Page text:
What inspired you to write the book?

Whenever I led a workshop with new English speakers, I was invariably asked to leave with them some of my writing exercises. For a long time I hesitated—it wasn’t that I didn’t want to share the prompts, I simply wanted to be in the room to hear every response. But I can’t be everywhere, so why not let those people I’ll never meet try their hand at it, too? With this in mind, I chose a variety of my favorite exercises and assembled them in a book, and I have no regrets! I called it Accidental Poetry because the lovely writing that emerged from my students is the opposite of that awful expression, “broken English.” Here’s an example: “She has a mouth filled with gratitude and kind words.” Such poetry!


How can ESL teachers best utilize Accidental Poetry?

My dream is to see the method used in ESL classrooms around the world. Instructors can give each student in the room a different exercise to work with, and have them share their work aloud. With the prompts divided by topic—observations about parents; childhood memories; evolution and epiphanies, for example—instructors also have the option of choosing one topic for everyone in the room. After the students share their work, a discussion can follow about what was read. This allows students to experience the joy of communicating their thoughts and feelings with only a limited vocabulary.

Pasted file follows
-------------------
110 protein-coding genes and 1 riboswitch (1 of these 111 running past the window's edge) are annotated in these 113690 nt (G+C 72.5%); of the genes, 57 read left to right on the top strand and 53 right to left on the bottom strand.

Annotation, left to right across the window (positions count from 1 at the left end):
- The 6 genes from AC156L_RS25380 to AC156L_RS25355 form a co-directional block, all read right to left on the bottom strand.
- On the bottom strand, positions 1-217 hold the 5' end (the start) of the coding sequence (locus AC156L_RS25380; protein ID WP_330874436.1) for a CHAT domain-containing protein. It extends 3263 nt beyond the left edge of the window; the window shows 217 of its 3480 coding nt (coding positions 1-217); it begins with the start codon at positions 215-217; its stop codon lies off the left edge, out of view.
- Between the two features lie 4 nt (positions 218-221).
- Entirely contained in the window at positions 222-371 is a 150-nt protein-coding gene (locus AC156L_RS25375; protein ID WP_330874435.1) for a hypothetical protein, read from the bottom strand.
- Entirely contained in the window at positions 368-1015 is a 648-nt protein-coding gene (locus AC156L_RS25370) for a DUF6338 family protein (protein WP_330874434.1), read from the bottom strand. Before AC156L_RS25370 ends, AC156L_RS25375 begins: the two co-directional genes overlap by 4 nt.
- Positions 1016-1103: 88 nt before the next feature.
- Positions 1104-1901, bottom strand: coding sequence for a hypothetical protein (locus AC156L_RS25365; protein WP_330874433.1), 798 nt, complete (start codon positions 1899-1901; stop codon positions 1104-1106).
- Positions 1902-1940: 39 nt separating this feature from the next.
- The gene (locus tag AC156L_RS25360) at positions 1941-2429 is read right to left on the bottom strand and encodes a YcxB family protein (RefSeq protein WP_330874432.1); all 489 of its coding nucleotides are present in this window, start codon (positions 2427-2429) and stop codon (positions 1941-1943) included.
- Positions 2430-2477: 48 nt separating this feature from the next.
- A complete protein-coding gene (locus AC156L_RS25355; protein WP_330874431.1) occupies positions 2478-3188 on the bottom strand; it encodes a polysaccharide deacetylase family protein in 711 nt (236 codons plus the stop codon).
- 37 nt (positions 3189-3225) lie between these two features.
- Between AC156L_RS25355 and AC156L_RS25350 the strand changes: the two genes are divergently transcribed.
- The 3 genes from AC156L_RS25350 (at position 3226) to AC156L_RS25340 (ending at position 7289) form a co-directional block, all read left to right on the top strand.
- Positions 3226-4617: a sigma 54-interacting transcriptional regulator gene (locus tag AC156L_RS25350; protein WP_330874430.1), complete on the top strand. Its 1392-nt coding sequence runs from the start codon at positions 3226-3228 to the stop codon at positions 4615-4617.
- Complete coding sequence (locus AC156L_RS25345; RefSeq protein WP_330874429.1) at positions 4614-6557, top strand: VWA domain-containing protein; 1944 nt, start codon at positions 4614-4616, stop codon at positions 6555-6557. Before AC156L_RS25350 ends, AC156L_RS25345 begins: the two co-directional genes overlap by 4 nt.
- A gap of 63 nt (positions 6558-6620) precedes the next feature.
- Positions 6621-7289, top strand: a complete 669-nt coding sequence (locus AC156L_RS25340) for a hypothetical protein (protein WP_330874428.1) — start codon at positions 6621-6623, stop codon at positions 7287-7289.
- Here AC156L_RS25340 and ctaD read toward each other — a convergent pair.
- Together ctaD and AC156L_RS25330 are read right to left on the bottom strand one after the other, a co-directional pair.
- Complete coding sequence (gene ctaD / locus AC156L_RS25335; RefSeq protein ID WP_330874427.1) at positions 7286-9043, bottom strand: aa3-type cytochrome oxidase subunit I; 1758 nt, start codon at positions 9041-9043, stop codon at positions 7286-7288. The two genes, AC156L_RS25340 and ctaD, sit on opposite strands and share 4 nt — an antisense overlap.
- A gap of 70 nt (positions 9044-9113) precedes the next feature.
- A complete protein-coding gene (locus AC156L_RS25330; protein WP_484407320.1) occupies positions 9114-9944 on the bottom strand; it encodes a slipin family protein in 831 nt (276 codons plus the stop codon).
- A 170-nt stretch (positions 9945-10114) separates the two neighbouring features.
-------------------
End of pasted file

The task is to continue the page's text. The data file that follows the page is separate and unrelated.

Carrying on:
How can ANY teacher or parent use Accidental Poetry to get people writing?

In addition to deepening fictional characters or improving English skills, the prompts have several other uses. Those who want a deeper understanding of their own thoughts and feelings can find therapeutic benefits. New speakers of languages other than English can respond to the prompts in those languages. And one reader told me that she and her daughter used the book as a way of connecting deeply with each other. It’s been very gratifying to see the many uses of these exercises!


Please tell us about your amazing illustrator, Pami Ozaki (gorgeous work!)...

I’m honored to have Pami’s original drawings enhance the book. Pami is a renowned landscape designer in Los Angeles, in addition to holding an MFA in creative writing. She’s also a fine artist and, as a third generation Japanese American, her particular passion is Japanese brush art. I gave her the list of prompts, and she used black watercolor ink to illustrate the feelings they invoked. She also designed the cover art, which I believe describes perfectly my sentiment that communicating from the heart and sharing universal feelings can unite us as humans.